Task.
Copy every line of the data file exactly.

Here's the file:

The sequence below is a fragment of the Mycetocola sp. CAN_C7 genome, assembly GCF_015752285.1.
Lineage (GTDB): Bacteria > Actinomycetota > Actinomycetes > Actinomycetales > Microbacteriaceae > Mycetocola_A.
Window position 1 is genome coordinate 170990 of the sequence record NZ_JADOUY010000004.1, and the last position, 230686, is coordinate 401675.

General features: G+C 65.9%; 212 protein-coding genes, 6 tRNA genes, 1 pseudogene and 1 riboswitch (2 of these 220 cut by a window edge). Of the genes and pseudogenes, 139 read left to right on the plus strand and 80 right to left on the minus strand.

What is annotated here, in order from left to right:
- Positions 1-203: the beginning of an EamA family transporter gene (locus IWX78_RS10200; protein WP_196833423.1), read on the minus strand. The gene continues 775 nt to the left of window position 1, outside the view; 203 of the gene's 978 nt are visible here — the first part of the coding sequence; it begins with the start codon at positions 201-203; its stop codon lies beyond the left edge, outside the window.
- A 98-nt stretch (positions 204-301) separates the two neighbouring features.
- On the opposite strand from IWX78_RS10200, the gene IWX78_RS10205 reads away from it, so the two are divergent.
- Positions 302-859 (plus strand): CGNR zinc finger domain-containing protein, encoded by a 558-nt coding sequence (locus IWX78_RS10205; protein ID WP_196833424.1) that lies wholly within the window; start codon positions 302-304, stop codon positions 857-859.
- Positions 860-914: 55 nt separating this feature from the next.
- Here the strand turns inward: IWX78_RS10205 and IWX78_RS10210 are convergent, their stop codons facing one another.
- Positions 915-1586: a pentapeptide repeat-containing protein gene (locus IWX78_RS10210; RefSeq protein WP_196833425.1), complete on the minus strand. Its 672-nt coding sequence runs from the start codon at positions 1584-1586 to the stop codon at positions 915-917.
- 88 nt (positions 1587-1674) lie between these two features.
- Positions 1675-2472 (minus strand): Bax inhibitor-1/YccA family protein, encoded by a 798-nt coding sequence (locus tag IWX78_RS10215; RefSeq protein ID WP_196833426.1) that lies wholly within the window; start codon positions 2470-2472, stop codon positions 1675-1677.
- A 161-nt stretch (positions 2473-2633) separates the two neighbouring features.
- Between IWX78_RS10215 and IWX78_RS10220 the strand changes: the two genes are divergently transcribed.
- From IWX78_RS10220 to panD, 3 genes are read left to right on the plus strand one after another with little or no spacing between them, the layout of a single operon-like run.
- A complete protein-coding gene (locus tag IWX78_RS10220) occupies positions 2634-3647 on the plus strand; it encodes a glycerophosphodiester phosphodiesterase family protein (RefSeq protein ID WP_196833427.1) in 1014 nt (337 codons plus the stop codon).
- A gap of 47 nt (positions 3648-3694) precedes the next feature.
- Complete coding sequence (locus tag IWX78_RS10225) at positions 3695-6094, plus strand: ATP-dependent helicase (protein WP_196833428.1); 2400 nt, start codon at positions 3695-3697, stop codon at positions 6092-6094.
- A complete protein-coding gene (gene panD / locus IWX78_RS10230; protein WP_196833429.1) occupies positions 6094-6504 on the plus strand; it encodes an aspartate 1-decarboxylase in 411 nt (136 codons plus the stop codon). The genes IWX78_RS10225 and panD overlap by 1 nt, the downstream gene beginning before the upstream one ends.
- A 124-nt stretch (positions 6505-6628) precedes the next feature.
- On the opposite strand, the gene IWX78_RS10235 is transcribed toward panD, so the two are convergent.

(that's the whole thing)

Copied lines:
The sequence below is a fragment of the Mycetocola sp. CAN_C7 genome, assembly GCF_015752285.1.
Lineage (GTDB): Bacteria > Actinomycetota > Actinomycetes > Actinomycetales > Microbacteriaceae > Mycetocola_A.
Window position 1 is genome coordinate 170990 of the sequence record NZ_JADOUY010000004.1, and the last position, 230686, is coordinate 401675.

General features: G+C 65.9%; 212 protein-coding genes, 6 tRNA genes, 1 pseudogene and 1 riboswitch (2 of these 220 cut by a window edge). Of the genes and pseudogenes, 139 read left to right on the plus strand and 80 right to left on the minus strand.

What is annotated here, in order from left to right:
- Positions 1-203: the beginning of an EamA family transporter gene (locus IWX78_RS10200; protein WP_196833423.1), read on the minus strand. The gene continues 775 nt to the left of window position 1, outside the view; 203 of the gene's 978 nt are visible here — the first part of the coding sequence; it begins with the start codon at positions 201-203; its stop codon lies beyond the left edge, outside the window.
- A 98-nt stretch (positions 204-301) separates the two neighbouring features.
- On the opposite strand from IWX78_RS10200, the gene IWX78_RS10205 reads away from it, so the two are divergent.
- Positions 302-859 (plus strand): CGNR zinc finger domain-containing protein, encoded by a 558-nt coding sequence (locus IWX78_RS10205; protein ID WP_196833424.1) that lies wholly within the window; start codon positions 302-304, stop codon positions 857-859.
- Positions 860-914: 55 nt separating this feature from the next.
- Here the strand turns inward: IWX78_RS10205 and IWX78_RS10210 are convergent, their stop codons facing one another.
- Positions 915-1586: a pentapeptide repeat-containing protein gene (locus IWX78_RS10210; RefSeq protein WP_196833425.1), complete on the minus strand. Its 672-nt coding sequence runs from the start codon at positions 1584-1586 to the stop codon at positions 915-917.
- 88 nt (positions 1587-1674) lie between these two features.
- Positions 1675-2472 (minus strand): Bax inhibitor-1/YccA family protein, encoded by a 798-nt coding sequence (locus tag IWX78_RS10215; RefSeq protein ID WP_196833426.1) that lies wholly within the window; start codon positions 2470-2472, stop codon positions 1675-1677.
- A 161-nt stretch (positions 2473-2633) separates the two neighbouring features.
- Between IWX78_RS10215 and IWX78_RS10220 the strand changes: the two genes are divergently transcribed.
- From IWX78_RS10220 to panD, 3 genes are read left to right on the plus strand one after another with little or no spacing between them, the layout of a single operon-like run.
- A complete protein-coding gene (locus tag IWX78_RS10220) occupies positions 2634-3647 on the plus strand; it encodes a glycerophosphodiester phosphodiesterase family protein (RefSeq protein ID WP_196833427.1) in 1014 nt (337 codons plus the stop codon).
- A gap of 47 nt (positions 3648-3694) precedes the next feature.
- Complete coding sequence (locus tag IWX78_RS10225) at positions 3695-6094, plus strand: ATP-dependent helicase (protein WP_196833428.1); 2400 nt, start codon at positions 3695-3697, stop codon at positions 6092-6094.
- A complete protein-coding gene (gene panD / locus IWX78_RS10230; protein WP_196833429.1) occupies positions 6094-6504 on the plus strand; it encodes an aspartate 1-decarboxylase in 411 nt (136 codons plus the stop codon). The genes IWX78_RS10225 and panD overlap by 1 nt, the downstream gene beginning before the upstream one ends.
- A 124-nt stretch (positions 6505-6628) precedes the next feature.
- On the opposite strand, the gene IWX78_RS10235 is transcribed toward panD, so the two are convergent.